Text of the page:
𐌿𐌻𐌱𐌰𐌽𐌳𐌿𐍃

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Gothic[edit]

Etymology[edit]

The exact derivation is uncertain.

  • Ostensibly from a Proto-Germanic *ulbanduz.
  • Usually connected to Ancient Greek ἐλέφας (eléphas) (genitive ἐλέφαντος (eléphantos)) or derivatives thereof in Vulgar Latin. Thus, according to Saskia Pronk-Tiethoff, from a Vulgar Latin variant of elephās or elephantus, which is clearly derived from Ancient Greek.
  • Lehmann does not dispute the Latin and Greek origin, but assumes that the word was borrowed already into Proto-Germanic in the form of Proto-Germanic *elpanduz (elephant, camel), whence also Old English elpend (an interpretation shared by Köbler).
  • Lehmann also notes some variant theories for the ultimate origin of the putative Proto-Germanic term. Among them is the idea that it could be inherited from a Proto-Indo-European *l̥bʰont-, making the term a cognate through inheritance of the Ancient Greek word, and the notion that it may be derived from a language related to Hittite (which has [script needed] (hu(wa)lpant-, humpback)) or Luwian, borrowed following Gothic contact with Asia Minor during the third/fourth centuries CE. The latter, Anatolian theory has since been further elaborated by Jaan Puhvel (see references below).

Cognate with Old Norse úlfaldi, Old English olfend, olfenda, Old High German olbento, Old Saxon olbundeo.

Pronunciation[edit]

Noun[edit]

𐌿𐌻𐌱𐌰𐌽𐌳𐌿𐍃 (ulbandus?

  1. camel (animal)
    • 4th Century, Wulfila (tr.), Gothic Bible: Gospel of Luke (Codex Argenteus) 18.25:[1]
      𐍂𐌰𐌸𐌹𐌶𐍉 𐌰𐌻𐌻𐌹𐍃 𐌹𐍃𐍄 𐌿𐌻𐌱𐌰𐌽𐌳𐌰𐌿 𐌸𐌰𐌹𐍂𐌷 𐌸𐌰𐌹𐍂𐌺𐍉 𐌽𐌴𐌸𐌻𐍉𐍃 𐌸𐌰𐌹𐍂𐌷𐌻𐌴𐌹𐌸𐌰𐌽 𐌸𐌰𐌿 𐌲𐌰𐌱𐌹𐌲𐌰𐌼𐌼𐌰 𐌹𐌽 𐌸𐌹𐌿𐌳𐌰𐌽𐌲𐌰𐍂𐌳𐌾𐌰 𐌲𐌿𐌳𐌹𐍃 𐌲𐌰𐌻𐌴𐌹𐌸𐌰𐌽.
      raþizō allis ist ulbandau þairh þairkō nēþlōs þairhleiþan þau gabigamma in þiudangardja gudis galeiþan.
      For it is easier for a camel to go through a needle's eye, than for a rich man to enter into the kingdom of God. (KJV).
    • 4th Century, Wulfila (tr.), Gothic Bible: Gospel of Mark (Codex Argenteus) 1.6:[2]
      𐍅𐌰𐍃𐌿𐌸~𐌸𐌰𐌽 𐌹𐍉𐌷𐌰𐌽𐌽𐌴𐍃 𐌲𐌰𐍅𐌰𐍃𐌹𐌸𐍃 𐍄𐌰𐌲𐌻𐌰𐌼 𐌿𐌻𐌱𐌰𐌽𐌳𐌰𐌿𐍃 𐌾𐌰𐌷 𐌲𐌰𐌹𐍂𐌳𐌰 𐍆𐌹𐌻𐌻𐌴𐌹𐌽𐌰 𐌱𐌹 𐌷𐌿𐍀 𐍃𐌴𐌹𐌽𐌰𐌽𐌰 𐌾𐌰𐌷 𐌼𐌰𐍄𐌹𐌳𐌰 𐌸𐍂𐌰𐌼𐍃𐍄𐌴𐌹𐌽𐍃 𐌾𐌰𐌷 𐌼𐌹𐌻𐌹𐌸 𐌷𐌰𐌹𐌸𐌹𐍅𐌹𐍃𐌺.
      wasuþ~þan iōhannēs gawasiþs taglam ulbandaus jah gairda filleina bi hup seinana jah matida þramsteins jah miliþ haiþiwisk.
      And John was clothed with camel's hair, and with a girdle of a skin about his loins; and he did eat locusts and wild honey; (KJV).
    • 4th Century, Wulfila (tr.), Gothic Bible: Gospel of Mark (Codex Argenteus) 10.25:[3]
      𐌰𐌶𐌹𐍄𐌹𐌶𐍉 𐌹𐍃𐍄 𐌿𐌻𐌱𐌰𐌽𐌳𐌰𐌿 𐌸𐌰𐌹𐍂𐌷 𐌸𐌰𐌹𐍂𐌺𐍉 𐌽𐌴𐌸𐌻𐍉𐍃 𐌲𐌰𐌻𐌴𐌹𐌸𐌰𐌽, 𐌸𐌰𐌿 𐌲𐌰𐌱𐌹𐌲𐌰𐌼𐌼𐌰 𐌹𐌽 𐌸𐌹𐌿𐌳𐌰𐌽𐌲𐌰𐍂𐌳𐌾𐌰 𐌲𐌿𐌳𐌹𐍃 𐌲𐌰𐌻𐌴𐌹𐌸𐌰𐌽.
      azitizō ist ulbandau þairh þairkō nēþlōs galeiþan, þau gabigamma in þiudangardja gudis galeiþan.
      It is easier for a camel to go through the eye of a needle, than for a rich man to enter into the kingdom of God. (KJV).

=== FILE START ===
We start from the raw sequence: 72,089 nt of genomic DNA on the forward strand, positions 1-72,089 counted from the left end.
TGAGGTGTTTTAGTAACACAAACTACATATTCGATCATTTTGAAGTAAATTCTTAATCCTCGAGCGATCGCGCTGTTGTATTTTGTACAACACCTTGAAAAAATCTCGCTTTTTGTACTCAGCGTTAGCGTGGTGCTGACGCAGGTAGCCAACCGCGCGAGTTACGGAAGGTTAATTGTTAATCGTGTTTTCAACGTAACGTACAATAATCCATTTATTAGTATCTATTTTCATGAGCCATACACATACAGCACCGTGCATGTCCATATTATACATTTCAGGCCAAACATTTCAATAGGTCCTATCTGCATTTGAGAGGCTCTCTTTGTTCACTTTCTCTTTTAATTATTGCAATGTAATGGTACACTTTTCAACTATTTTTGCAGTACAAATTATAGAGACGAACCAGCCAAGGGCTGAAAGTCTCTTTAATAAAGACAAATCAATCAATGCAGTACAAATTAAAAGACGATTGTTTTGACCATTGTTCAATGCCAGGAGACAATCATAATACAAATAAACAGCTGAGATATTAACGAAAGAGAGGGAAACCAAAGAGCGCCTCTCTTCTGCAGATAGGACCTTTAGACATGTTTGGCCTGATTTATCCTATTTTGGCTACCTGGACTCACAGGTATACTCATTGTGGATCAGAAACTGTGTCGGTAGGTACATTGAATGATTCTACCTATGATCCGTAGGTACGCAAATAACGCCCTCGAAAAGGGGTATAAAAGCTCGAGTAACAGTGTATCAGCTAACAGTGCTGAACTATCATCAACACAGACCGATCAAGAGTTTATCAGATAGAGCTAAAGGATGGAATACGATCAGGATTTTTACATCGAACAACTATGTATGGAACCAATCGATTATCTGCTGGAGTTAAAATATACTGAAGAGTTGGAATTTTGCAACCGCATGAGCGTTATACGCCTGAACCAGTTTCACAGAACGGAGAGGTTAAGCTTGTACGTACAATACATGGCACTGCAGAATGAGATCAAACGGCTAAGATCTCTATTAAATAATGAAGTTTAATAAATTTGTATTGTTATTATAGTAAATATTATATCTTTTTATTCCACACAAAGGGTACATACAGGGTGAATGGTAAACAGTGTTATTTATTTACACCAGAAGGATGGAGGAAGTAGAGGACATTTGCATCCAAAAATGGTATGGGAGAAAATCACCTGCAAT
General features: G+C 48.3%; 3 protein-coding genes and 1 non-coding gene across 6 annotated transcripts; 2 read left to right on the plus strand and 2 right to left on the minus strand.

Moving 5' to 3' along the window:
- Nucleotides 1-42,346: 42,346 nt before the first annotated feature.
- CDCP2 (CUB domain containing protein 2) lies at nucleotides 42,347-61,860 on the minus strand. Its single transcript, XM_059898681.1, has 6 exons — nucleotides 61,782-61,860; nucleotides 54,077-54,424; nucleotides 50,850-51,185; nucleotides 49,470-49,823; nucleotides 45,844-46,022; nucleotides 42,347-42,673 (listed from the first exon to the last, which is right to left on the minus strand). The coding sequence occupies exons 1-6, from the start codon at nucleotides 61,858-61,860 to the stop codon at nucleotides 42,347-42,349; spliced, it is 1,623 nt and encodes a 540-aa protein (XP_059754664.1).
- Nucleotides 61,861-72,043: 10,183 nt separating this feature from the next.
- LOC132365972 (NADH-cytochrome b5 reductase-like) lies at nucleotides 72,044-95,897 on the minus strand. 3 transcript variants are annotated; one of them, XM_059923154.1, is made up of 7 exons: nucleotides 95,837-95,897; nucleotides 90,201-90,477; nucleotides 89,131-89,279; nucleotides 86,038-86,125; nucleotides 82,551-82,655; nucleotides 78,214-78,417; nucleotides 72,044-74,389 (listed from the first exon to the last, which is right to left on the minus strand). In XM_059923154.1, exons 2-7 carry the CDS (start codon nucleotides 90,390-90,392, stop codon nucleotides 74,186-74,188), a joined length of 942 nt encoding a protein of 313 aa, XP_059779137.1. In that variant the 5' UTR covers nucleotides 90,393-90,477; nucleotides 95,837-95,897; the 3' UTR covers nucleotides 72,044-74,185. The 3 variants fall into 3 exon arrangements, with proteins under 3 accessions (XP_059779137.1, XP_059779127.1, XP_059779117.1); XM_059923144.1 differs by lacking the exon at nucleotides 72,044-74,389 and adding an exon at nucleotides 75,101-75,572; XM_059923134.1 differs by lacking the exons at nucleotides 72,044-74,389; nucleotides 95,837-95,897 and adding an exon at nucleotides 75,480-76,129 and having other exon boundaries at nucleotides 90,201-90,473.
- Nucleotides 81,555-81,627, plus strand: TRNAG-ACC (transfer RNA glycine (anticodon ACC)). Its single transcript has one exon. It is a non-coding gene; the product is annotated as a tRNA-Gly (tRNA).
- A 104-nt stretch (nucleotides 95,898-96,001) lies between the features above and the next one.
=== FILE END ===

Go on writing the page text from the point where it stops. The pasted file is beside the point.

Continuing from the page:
Declension[edit]

Masculine/feminine u-stem
Singular Plural
Nominative 𐌿𐌻𐌱𐌰𐌽𐌳𐌿𐍃
ulbandus
𐌿𐌻𐌱𐌰𐌽𐌳𐌾𐌿𐍃
ulbandjus
Vocative 𐌿𐌻𐌱𐌰𐌽𐌳𐌰𐌿
ulbandau
𐌿𐌻𐌱𐌰𐌽𐌳𐌾𐌿𐍃
ulbandjus
Accusative 𐌿𐌻𐌱𐌰𐌽𐌳𐌿
ulbandu
𐌿𐌻𐌱𐌰𐌽𐌳𐌿𐌽𐍃
ulbanduns
Genitive 𐌿𐌻𐌱𐌰𐌽𐌳𐌰𐌿𐍃
ulbandaus
𐌿𐌻𐌱𐌰𐌽𐌳𐌹𐍅𐌴
ulbandiwē
Dative 𐌿𐌻𐌱𐌰𐌽𐌳𐌰𐌿
ulbandau
𐌿𐌻𐌱𐌰𐌽𐌳𐌿𐌼
ulbandum

Coordinate terms[edit]

Descendants[edit]

References[edit]

  1. ^ Luke chapter 18 Provided by Project Wulfila 2004, University of Antwerp, Belgium. Last modified on 2005-03-30 by TDH.
  2. ^ Mark chapter 1 Provided by Project Wulfila 2004, University of Antwerp, Belgium. Last modified on 2005-03-30 by TDH.
  3. ^ Mark chapter 10 Provided by Project Wulfila 2004, University of Antwerp, Belgium. Last modified on 2005-03-30 by TDH.
  4. ^ Sreznevsky, Izmail (1893–1912), “вельблꙋдъ; вельбꙋдъ”, in Матеріалы для Словаря древне-русскаго языка по письменнымъ памятникамъ[1] [Materials for the Dictionary of the Old East Slavic Language According to Written Monuments] (in Russian), volume 1: А К, Saint Petersburg: Department of Russian Language and Literature of the Imperial Academy of Sciences, page 238
  5. ^ Sreznevsky, Izmail (1893–1912), “верблꙋдъ”, in Матеріалы для Словаря древне-русскаго языка по письменнымъ памятникамъ[1] [Materials for the Dictionary of the Old East Slavic Language According to Written Monuments] (in Russian), volume 1: А К, Saint Petersburg: Department of Russian Language and Literature of the Imperial Academy of Sciences, page 242
  6. ^ Hrynchyshyn, D. H., editor (1996), “велблюдъ, велбудъ, вельблюдъ, вельбудъ”, in Словник української мови XVI – I пол. XVII ст. [Dictionary of the Ukrainian Language: 16th – 1st half of 17th cent.] (in Ukrainian), issue 3: (богъ весъной), Lviv: NASU, KIUS, →ISBN, page 206
  7. ^ Hrynchyshyn, D. H., editor (1996), “верблюдъ”, in Словник української мови XVI – I пол. XVII ст. [Dictionary of the Ukrainian Language: 16th – 1st half of 17th cent.] (in Ukrainian), issue 3: (богъ весъной), Lviv: NASU, KIUS, →ISBN, page 229
  8. ^ Melnychuk, O. S., editor (1982), “верблю́д”, in Етимологічний словник української мови [Etymological Dictionary of the Ukrainian Language] (in Ukrainian), volume 1: А–Г, Kyiv: Naukova Dumka, page 351

Further reading[edit]

  • Streitberg, Wilhelm (1910). Die gotische Bibel. Zweiter Teil: Gotisch-griechisch-deutsches Wörterbuch. Heidelberg: Carl Winter’s Universitätsbuchhandlung, p. 156